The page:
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IX Wireless Agree to Move Wireless Broadband Pole After Allegedly Abusive Call

Wednesday, May 29th, 2024 (5:25 pm) - Score 2,640

A woman in Burnage has been successful in getting broadband network operator IX Wireless to move one of their poles (masts). The move occurred after she complained that it had been installed “without warning” next to her house and that staff had allegedly become “really weird and abusive on the phone” when she complained.

IX Wireless is currently building a new UK fibre-fed fixed wireless access (FWA) network across parts of the UK using WiFi based technology (e.g. Accrington, Blackburn, Blackpool, Burnley, Fleetwood etc.), which is supported by retail broadband ISP 6Gi (NOT related to 6G mobile technology).

NOTE: Most telecoms poles are typically built using Permitted Development (PD) rights and thus don’t have to go through the usual planning process, which means only the most minimal of prior notice is required (e.g. sticking a note to a lamp post).

The operator is, however, no stranger to attracting complaints from locals about their large metal poles (here) and has previously also run into the odd issue related to unauthorised digital infrastructure (here). Not to mention the banning of several 6Gi adverts for misleading promotions (here and here) and they’re facing enforcement action by Bolton Council for installing antenna kit on a pole (mast) without consultation or consent (here).

Suffice to say that the latest incident, which has been covered by the Manchester Evening News (via Thinkbroadband), seems unlikely to help matters. According to the resident, IXW’s agent is alleged to have “started shouting” down the phone at her: “She said they hired her to deal with people like me, it was just bizarre. She said if it wasn’t us it would be someone else, times are changing, you have to get used to it. A manager did apologise to me, but they’ve not sent the recording. The mast is an eye sore, I see it when I look out my window, it’s ruined the view. Everyone here wants it removed, we’re all bothered about it.”

A Spokesperson for IX Wireless said:

“We acknowledge that there will be some minor disruption from installing new infrastructure and we aim to keep this to a minimum. The company is keen to work with local residents and welcome any input which can help to improve our service.

The company investigated the claims and calls from Ms Partington to our customer support team. We have held further discussions with Ms Partington and following this we can confirm that we have put plans in place to move the post to a new location. We will continue our follow up directly with Ms. Partington to confirm her satisfaction of the planned resolution when completed.

Many people have welcomed investment in the roll-out of digital infrastructure, and where necessary we are happy to speak to residents who may feel a structure is causing an obstruction and this is a normal part of our process when the pre-notifications are sent.”

The resident has been told the pole will be moved in the next three or four weeks.

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By Mark Jackson
Mark is a professional technology writer, IT consultant and computer engineer from Dorset (England), he also founded ISPreview in 1999 and enjoys analysing the latest telecoms and broadband developments. Find me on X (Twitter), Mastodon, Facebook and .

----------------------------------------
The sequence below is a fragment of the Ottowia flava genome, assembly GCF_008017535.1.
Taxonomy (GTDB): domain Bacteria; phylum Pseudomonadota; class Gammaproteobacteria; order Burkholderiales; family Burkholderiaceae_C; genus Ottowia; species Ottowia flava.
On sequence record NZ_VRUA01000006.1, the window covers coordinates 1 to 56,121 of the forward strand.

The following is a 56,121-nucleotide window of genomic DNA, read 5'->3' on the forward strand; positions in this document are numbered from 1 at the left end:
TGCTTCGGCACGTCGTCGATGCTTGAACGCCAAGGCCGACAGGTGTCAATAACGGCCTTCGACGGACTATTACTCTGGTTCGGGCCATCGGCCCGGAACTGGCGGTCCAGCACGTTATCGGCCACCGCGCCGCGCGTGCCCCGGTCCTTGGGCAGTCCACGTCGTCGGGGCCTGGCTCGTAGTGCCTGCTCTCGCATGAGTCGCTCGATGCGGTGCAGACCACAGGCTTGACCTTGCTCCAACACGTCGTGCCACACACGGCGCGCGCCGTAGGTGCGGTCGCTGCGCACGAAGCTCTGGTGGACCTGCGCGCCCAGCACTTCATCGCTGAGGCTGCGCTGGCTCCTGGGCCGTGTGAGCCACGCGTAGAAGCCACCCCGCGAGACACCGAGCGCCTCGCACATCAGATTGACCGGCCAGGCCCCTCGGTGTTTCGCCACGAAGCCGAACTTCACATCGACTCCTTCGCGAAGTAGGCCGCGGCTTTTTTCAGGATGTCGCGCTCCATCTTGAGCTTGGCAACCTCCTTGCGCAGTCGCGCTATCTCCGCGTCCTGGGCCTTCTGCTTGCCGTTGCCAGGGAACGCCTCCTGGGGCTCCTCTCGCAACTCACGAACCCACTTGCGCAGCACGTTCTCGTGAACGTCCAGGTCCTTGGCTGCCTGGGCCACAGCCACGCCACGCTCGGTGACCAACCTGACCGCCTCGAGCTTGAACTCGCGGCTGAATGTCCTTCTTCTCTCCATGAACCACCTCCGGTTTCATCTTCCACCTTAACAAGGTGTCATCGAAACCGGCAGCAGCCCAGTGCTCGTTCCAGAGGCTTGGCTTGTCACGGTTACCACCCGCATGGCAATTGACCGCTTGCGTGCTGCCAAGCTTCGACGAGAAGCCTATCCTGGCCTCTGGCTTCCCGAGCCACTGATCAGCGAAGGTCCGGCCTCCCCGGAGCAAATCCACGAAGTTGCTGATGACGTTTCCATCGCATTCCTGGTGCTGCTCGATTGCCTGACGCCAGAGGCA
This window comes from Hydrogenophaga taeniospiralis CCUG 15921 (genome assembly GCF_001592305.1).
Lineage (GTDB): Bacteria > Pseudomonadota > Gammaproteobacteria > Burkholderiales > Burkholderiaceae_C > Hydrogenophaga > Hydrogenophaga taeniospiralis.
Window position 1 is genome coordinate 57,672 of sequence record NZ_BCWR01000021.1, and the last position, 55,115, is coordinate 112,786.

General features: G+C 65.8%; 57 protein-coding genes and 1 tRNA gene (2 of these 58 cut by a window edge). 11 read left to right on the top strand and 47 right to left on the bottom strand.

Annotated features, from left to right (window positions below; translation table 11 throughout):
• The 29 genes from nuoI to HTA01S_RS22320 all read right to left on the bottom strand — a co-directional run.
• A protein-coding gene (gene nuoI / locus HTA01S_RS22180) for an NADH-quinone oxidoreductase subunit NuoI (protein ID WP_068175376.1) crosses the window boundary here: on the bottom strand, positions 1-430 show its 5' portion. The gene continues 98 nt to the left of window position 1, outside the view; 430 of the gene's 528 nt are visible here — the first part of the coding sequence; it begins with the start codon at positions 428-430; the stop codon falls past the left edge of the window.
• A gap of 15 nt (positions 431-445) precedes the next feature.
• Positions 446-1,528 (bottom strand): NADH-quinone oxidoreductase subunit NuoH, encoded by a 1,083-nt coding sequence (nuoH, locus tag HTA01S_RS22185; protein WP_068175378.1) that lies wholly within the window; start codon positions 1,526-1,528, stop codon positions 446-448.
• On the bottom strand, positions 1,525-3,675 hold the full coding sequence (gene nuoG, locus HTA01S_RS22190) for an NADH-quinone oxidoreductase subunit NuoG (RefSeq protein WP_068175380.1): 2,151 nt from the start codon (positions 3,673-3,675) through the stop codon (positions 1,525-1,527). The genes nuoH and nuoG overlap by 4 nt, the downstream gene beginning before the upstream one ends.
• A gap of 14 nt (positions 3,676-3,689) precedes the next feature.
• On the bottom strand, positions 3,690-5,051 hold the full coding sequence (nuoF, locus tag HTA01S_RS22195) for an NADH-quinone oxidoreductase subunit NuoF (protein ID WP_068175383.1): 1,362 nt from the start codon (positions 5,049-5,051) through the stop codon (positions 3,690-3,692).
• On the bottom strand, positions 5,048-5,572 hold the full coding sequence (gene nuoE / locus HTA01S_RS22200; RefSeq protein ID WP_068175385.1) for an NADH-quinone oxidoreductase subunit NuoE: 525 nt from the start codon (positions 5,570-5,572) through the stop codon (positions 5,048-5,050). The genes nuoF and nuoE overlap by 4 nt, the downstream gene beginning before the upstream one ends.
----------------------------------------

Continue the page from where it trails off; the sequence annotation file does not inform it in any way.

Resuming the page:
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5 Responses
  1. Avatar photo Gavin says:

    These poles seem to be installed via a loophole that gives lighter regulation on planning permissions for poles.

    This technology is already substandard compared to other fibre technology. It’ll be obsolete in 10 years.

    The council’s will end up picking up the removal bill when the time comes.

  2. Avatar photo MissTuned says:

    I am no NIMBY, but I recently saw some of these poles erected by 6G, IX, whatever they’re calling themselves now. They are not pretty – they aren’t like ordinary wooden or metal telegraph poles at all, they’re thick steel masts with microwave dishes all over the top. I have an Openreach telegraph pole outside my front window and it doesn’t bother me, but these are different.

    This cowboy company is bizarre – who on earth is funding the rollout of this already outdated technology, in areas where FTTP is either available or on the way in the next year or two? I would bet any money that it wouldn’t fly at all “down south” but the north-west is being saddled with this rubbish.

  3. Avatar photo Dave Trent says:

    don’t understand the economics of FWA in most of the UK. Are these houses particularly hard to bring fibre to?

    1. Avatar photo spiritus says:

      Nope. The areas where IX Wireless operate are all densely populated urban areas e.g. Manchester and surrounding towns.

      All currently receiving a choice of fibre providers.

      The 8m telegraph poles they use are bad enough but what is ****** off residents is their use of 15m steel transmitter masts (similar to 5g mobile phone masts).

      IX Wireless are installing these masts in two stages. The first stage is the 15m mast and cabinets but without antennae at the top of the mast. They leave the antenna off as they then argue that prior approval consent is not required as it is not a transmitter mast due to not having an antenna.

      They then come back a few weeks later and stick the antenna on top of the pole.

      They have used this method in every town so far where they operate and all the time bypassing planning regulations.

      This is why residents are so angry

  4. Avatar photo Biff Clifton says:

    IX Wireless back at it again. Ofcom truly are toothless.

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